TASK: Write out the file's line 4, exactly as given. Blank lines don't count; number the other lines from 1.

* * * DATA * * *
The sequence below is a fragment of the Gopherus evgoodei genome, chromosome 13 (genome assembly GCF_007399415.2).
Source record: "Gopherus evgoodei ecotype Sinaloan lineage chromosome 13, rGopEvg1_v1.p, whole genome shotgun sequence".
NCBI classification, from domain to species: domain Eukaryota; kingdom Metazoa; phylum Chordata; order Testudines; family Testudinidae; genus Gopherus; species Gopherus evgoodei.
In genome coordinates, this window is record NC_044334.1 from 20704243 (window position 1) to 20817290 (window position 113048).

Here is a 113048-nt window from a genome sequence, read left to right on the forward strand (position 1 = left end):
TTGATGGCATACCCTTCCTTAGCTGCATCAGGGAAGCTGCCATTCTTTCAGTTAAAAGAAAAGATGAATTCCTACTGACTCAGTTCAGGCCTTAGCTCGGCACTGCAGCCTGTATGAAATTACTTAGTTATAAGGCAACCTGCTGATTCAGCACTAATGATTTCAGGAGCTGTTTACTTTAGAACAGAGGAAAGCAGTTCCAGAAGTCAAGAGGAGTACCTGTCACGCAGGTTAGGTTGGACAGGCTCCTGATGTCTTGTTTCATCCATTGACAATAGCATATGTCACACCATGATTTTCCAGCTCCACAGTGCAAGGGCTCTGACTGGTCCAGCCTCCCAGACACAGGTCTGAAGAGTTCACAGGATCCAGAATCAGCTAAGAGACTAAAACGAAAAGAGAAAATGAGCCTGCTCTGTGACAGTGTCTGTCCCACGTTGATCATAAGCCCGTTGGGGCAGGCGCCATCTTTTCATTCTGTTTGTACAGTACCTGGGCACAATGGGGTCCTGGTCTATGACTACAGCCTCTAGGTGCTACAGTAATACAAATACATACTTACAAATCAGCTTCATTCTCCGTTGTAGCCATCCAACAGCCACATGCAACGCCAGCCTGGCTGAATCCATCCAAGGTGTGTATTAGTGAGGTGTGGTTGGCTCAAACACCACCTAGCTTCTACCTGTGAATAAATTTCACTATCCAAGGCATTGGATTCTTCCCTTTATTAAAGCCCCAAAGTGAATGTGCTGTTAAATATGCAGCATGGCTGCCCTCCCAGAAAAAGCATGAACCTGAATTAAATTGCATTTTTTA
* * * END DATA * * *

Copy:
In genome coordinates, this window is record NC_044334.1 from 20704243 (window position 1) to 20817290 (window position 113048).